Native Bumble Bees – Important Pollinators in the Willamette Valley

By Jamie Powell | December 16, 2015


“Bees do have a smell, you know, and if they don’t they should, for their feet are dusted with spices from a million flowers.”― Ray Bradbury, Dandelion Wine

Pollinators in Decline

As many people are aware, there has been a mysterious disappearance of Apis mellifera, or the European honey bee, that has been observed over the last several years. Whether the cause of Colony Collapse Disorder (CCD) is the result of pesticide poisoning, Varroa mites, a lack of pollen and nectar sources, or a combination of the above is still unclear. Many Corvallis locals have responded by learning how to keep honey bees in their backyard as a hobby.  A different approach, and an arguably better one, could be to plant gardens specifically focused on supporting the many pollinators that are native to the Willamette Valley.  There are many types of pollinators, including other kinds of bees, birds, and butterflies.

Bumble bees (Bombus spp.) are some of the primary pollinator insects in the Pacific Northwest, and they are especially important for native plant pollination. There are 16 species of native bumblebees in the PNW, and most of these populations are thriving.

The Bumble Bee Lifestyle

Bumble bees are eusocial insects, living in colonies of usually less than 100 individuals led by a single queen. All summer, worker bees, who live for about a month, are hard at work collecting nectar and pollen to feed new generations of bees that will replace them. In the fall the entire colony dies, except for one new queen that is born. She is the only member of the colony that hibernates in the ground over winter. In spring, the new queen searches for a suitable place to start the new colony, and once she finds it, begins laying eggs for a new colony to begin. This cycle is repeated year after year.

Plants Pollinated by Bumble Bees

Each species of bumble bee pollinates a different set of plants, depending on the morphology of the bee. Some bees have longer tongues than others, allowing them to pollinate longer tubed flowers. Most home garden and agricultural crops can be pollinated by bumble bees. Tomatoes and other vegetables, fruit trees and vines, and flowers are all pollinated by bumble bees. Lupine, mint, larkspur, aster, clover, salmonberry, Oregon grape, salal, huckleberry, madrone and rhododendron are all important native plants for bumble bees in the Pacific Northwest.

Bumble Bees of the Willamette Valley

Listed below are 6 of the most common bumblebees found in the Willamette Valley, and some specifics about preferred food sources:

© JerryFriedman wikimedia commons
White-shouldered Bumble Bee (B. appositus)

Common in the western United States, this bee has a long tongue and prefers to visit these plants: plume thistles (Cirsium), larskpurs (Delphinium), toadflax (Linaria), clovers (Trifolium), cranesbills (Geranium), and beardtongues (Penstemon).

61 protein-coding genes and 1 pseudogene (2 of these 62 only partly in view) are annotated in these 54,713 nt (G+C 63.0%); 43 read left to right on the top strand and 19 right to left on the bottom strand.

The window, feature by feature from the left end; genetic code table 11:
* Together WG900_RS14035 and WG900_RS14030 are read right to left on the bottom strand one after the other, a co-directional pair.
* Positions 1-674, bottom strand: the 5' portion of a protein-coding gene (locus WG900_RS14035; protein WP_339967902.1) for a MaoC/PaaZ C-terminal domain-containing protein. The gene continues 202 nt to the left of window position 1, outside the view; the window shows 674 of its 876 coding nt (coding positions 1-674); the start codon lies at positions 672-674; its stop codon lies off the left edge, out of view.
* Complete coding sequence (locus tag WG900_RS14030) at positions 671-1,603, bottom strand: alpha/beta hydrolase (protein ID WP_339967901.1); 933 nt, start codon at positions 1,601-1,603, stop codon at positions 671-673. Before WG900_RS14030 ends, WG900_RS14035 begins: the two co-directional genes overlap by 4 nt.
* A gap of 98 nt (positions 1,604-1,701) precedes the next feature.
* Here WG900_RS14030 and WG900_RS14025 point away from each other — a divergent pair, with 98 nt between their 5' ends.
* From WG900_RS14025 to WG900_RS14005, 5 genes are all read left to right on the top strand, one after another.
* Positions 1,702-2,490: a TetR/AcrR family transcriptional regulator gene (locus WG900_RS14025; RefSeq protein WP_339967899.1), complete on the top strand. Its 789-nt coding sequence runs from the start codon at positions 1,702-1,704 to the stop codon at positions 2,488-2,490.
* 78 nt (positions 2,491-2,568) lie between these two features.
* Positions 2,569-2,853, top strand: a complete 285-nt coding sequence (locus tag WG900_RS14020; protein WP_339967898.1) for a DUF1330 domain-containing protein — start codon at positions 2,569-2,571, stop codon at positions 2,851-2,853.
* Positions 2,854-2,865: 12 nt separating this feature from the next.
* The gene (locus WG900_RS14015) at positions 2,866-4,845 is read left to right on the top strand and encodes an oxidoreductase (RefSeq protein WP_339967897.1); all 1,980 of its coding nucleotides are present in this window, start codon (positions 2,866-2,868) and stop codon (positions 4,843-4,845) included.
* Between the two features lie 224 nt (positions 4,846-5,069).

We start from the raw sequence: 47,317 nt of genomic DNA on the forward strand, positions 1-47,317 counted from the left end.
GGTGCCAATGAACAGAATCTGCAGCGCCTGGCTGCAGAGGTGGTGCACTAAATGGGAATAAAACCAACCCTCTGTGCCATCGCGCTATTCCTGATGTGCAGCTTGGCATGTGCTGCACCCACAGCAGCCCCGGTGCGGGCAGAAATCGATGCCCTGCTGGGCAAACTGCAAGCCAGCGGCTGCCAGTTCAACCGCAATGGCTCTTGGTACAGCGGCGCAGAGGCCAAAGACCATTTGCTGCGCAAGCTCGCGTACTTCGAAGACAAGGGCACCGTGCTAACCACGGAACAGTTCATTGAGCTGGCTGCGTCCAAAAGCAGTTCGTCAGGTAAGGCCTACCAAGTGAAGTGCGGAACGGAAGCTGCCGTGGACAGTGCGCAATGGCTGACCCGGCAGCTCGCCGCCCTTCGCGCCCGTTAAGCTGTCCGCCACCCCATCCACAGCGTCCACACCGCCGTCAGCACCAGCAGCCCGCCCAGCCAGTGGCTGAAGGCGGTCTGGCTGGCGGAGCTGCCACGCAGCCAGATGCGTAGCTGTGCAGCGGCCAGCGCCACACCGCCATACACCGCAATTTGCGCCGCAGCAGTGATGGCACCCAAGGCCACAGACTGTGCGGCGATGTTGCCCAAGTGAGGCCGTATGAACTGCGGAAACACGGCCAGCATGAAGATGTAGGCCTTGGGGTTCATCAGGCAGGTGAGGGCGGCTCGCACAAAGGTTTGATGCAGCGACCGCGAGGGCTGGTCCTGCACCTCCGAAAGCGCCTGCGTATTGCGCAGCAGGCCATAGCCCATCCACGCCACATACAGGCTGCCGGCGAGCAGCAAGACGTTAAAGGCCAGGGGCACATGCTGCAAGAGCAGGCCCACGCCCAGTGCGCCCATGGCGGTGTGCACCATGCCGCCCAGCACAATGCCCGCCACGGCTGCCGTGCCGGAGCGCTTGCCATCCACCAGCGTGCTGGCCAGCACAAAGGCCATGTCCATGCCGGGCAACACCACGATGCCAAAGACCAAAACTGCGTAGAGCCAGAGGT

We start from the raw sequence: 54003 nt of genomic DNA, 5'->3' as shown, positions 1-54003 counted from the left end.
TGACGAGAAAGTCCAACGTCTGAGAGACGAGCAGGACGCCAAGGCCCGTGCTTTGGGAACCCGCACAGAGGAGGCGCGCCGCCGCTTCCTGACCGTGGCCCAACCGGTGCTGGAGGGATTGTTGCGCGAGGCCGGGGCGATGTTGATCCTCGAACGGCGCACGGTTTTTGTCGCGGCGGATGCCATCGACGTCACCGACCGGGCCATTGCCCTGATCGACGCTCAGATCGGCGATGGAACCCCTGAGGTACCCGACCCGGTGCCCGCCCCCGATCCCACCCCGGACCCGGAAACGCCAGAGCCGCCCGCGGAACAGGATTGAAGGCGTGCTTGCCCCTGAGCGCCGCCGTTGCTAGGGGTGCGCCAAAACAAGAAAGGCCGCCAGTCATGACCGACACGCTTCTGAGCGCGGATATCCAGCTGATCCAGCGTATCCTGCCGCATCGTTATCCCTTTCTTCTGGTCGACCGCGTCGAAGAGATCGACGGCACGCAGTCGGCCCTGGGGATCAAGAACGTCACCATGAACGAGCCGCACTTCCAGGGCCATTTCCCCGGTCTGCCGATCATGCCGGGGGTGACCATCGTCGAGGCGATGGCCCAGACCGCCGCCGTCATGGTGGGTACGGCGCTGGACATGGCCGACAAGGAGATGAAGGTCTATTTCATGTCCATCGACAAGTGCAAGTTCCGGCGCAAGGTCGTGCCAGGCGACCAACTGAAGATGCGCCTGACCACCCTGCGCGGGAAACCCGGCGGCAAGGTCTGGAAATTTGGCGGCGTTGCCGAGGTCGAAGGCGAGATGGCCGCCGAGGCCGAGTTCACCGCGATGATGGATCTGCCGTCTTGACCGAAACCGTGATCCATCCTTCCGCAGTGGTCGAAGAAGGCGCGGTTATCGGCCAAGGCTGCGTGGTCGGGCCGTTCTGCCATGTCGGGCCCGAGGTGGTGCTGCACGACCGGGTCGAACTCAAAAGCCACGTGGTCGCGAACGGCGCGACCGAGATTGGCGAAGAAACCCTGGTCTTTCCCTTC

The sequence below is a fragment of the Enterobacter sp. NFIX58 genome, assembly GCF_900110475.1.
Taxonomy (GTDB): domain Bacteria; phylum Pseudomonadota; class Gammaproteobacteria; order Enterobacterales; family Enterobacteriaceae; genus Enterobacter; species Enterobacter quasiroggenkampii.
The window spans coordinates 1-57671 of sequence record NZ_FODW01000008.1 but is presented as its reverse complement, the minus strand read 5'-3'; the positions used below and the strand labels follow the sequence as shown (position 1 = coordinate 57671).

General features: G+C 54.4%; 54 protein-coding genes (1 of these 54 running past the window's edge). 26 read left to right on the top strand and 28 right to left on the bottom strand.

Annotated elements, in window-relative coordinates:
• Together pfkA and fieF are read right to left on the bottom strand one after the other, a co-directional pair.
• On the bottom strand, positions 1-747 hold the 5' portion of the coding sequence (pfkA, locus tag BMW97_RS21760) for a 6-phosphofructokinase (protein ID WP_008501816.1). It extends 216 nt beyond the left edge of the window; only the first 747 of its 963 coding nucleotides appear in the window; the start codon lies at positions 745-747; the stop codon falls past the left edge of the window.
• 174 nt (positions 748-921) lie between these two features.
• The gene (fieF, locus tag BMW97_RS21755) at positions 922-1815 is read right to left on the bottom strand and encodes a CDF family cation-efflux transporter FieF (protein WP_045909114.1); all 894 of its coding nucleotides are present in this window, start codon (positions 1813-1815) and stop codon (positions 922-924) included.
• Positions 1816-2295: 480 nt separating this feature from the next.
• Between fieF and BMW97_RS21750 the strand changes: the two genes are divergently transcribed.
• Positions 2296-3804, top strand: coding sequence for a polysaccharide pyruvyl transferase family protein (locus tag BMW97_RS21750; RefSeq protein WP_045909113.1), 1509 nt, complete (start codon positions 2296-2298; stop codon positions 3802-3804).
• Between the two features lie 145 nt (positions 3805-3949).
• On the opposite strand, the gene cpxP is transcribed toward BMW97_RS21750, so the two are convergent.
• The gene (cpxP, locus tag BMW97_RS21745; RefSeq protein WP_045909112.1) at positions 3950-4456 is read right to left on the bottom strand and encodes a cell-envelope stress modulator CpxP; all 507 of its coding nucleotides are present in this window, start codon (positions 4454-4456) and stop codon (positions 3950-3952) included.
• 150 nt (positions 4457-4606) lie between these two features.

Fun Fact: A mostly-yellow form of this bee is rumored to live around Corvallis, Oregon.
Haagen-Dazs Honey Bee Haven- flickr
California Bumble Bee (B. californicus)

An uncommon bumble bee in the western United States, possibly in decline. This bee has a long tongue and prefers pollen and nectar of these plants: plume thistles (Cirsium), clovers (Trifolium), wildmints (Monardella), milkvetch (Astragalus), beardtongues (Penstemon), and sand-verbenas (Abronia).

Fun Fact: Some authorities say it is a subspecies of golden northern bumble bee (B. fervidus).
© S. Pollock
Black-tailed Bumble Bee (B. melanopygus)

This bee, common in the western U.S., has a medium-length tongue and frequents these plants: lupines (Lupinus), clovers (Trifolium), fireweeds (Chamerion), Rubus species such as blackberries and raspberries, ragworts (Senecio), and beardtongues (Penstemon).

Fun Fact: One of the earliest bumble bees to start nesting and produce males.
© L. Schimming
Fuzzy-horned Bumble Bee (B. mixtus)

Common to the western United States, this bee has a medium-length tongue and prefers pollen and nectar from: lupines (Lupinus), clovers (Trifolium), snowberry (Symphoricarpos), Rubus species such as blackberries and raspberries, ragworts (Senecio), and willowherbs (Epilobium).

Fun Fact: The common name is only applicable to males.
© D. Wilson
Nevada Bumble Bee (B. nevadensis)

Another common bumble bee in the western United States, Nevada bumble bee has a long tongue and collects pollen and nectar from milkvetch (Astragalus), balsamroots (Balsamorhiza), Ceanothus species such as buckbrush and blue blossom, plume thistles (Cirsium), sunflowers (Helianthus), sweet clovers (Melilotus), currants and gooseberries (Ribes), and vetches (Vicia).

Fun Fact: Lives in open grassy prairies and meadows.
© K. Cole, Flickr
Yellow-faced Bumble Bee (B. vosnesenskii)

This very common bumble bee of the western United States is possibly increasing in abundance. With a medium length tongue, this bee frequents lupines (Lupinus), plume thistles (Cirsium), buckwheats (Eriogonum), phacelias (Phacelia), clarkias (Clarkia), and rabbitbrush (Ericameria).

Fun Fact: Important pollinator of greenhouse tomatoes.


Pocket Field Guide: Native Bees of the Willamette Valley by Melissa Broussard, Sujaya Rao, and W.P. Stephen

Bumblebees are Important Pollinators in Gardens by Oregon State University Extension

Bumblebees of the Western US by Jonathan Koch, James Strange, and Paul Williams

About the Author

Jamie Powell

Jamie has a background in horticulture and soil science. She currently enjoys working on an organic vegetable farm in Corvallis and interns at the Benton Soil and Water Conservation District.

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